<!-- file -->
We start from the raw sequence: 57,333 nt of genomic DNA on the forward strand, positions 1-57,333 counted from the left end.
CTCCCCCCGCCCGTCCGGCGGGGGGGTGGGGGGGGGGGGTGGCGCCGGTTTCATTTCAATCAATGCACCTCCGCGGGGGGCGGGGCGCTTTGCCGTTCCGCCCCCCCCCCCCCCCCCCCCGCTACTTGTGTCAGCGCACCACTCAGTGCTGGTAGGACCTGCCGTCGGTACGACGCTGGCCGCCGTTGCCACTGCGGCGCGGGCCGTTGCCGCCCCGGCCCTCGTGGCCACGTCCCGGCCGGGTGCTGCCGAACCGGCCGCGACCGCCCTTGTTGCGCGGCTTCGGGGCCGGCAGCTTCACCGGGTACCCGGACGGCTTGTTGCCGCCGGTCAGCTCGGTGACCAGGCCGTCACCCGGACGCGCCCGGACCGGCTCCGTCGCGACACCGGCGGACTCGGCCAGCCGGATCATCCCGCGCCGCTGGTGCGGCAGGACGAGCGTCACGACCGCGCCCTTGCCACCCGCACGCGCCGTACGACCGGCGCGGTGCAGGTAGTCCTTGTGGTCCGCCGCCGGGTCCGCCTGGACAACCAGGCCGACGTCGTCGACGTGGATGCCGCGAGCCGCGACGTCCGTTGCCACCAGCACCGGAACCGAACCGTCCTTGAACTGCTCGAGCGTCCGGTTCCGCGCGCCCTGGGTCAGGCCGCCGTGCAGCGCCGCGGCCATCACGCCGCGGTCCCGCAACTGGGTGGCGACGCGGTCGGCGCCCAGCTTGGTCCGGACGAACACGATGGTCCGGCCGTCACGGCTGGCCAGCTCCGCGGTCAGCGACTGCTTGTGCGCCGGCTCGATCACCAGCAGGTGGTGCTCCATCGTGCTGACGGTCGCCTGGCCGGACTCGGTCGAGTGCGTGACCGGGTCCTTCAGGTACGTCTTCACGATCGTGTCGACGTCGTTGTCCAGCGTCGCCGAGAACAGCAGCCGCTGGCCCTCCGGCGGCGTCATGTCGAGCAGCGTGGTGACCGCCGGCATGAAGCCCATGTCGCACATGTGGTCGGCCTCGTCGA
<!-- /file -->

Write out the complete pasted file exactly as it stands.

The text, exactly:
We start from the raw sequence: 57,333 nt of genomic DNA on the forward strand, positions 1-57,333 counted from the left end.
CTCCCCCCGCCCGTCCGGCGGGGGGGTGGGGGGGGGGGGTGGCGCCGGTTTCATTTCAATCAATGCACCTCCGCGGGGGGCGGGGCGCTTTGCCGTTCCGCCCCCCCCCCCCCCCCCCCCGCTACTTGTGTCAGCGCACCACTCAGTGCTGGTAGGACCTGCCGTCGGTACGACGCTGGCCGCCGTTGCCACTGCGGCGCGGGCCGTTGCCGCCCCGGCCCTCGTGGCCACGTCCCGGCCGGGTGCTGCCGAACCGGCCGCGACCGCCCTTGTTGCGCGGCTTCGGGGCCGGCAGCTTCACCGGGTACCCGGACGGCTTGTTGCCGCCGGTCAGCTCGGTGACCAGGCCGTCACCCGGACGCGCCCGGACCGGCTCCGTCGCGACACCGGCGGACTCGGCCAGCCGGATCATCCCGCGCCGCTGGTGCGGCAGGACGAGCGTCACGACCGCGCCCTTGCCACCCGCACGCGCCGTACGACCGGCGCGGTGCAGGTAGTCCTTGTGGTCCGCCGCCGGGTCCGCCTGGACAACCAGGCCGACGTCGTCGACGTGGATGCCGCGAGCCGCGACGTCCGTTGCCACCAGCACCGGAACCGAACCGTCCTTGAACTGCTCGAGCGTCCGGTTCCGCGCGCCCTGGGTCAGGCCGCCGTGCAGCGCCGCGGCCATCACGCCGCGGTCCCGCAACTGGGTGGCGACGCGGTCGGCGCCCAGCTTGGTCCGGACGAACACGATGGTCCGGCCGTCACGGCTGGCCAGCTCCGCGGTCAGCGACTGCTTGTGCGCCGGCTCGATCACCAGCAGGTGGTGCTCCATCGTGCTGACGGTCGCCTGGCCGGACTCGGTCGAGTGCGTGACCGGGTCCTTCAGGTACGTCTTCACGATCGTGTCGACGTCGTTGTCCAGCGTCGCCGAGAACAGCAGCCGCTGGCCCTCCGGCGGCGTCATGTCGAGCAGCGTGGTGACCGCCGGCATGAAGCCCATGTCGCACATGTGGTCGGCCTCGTCGA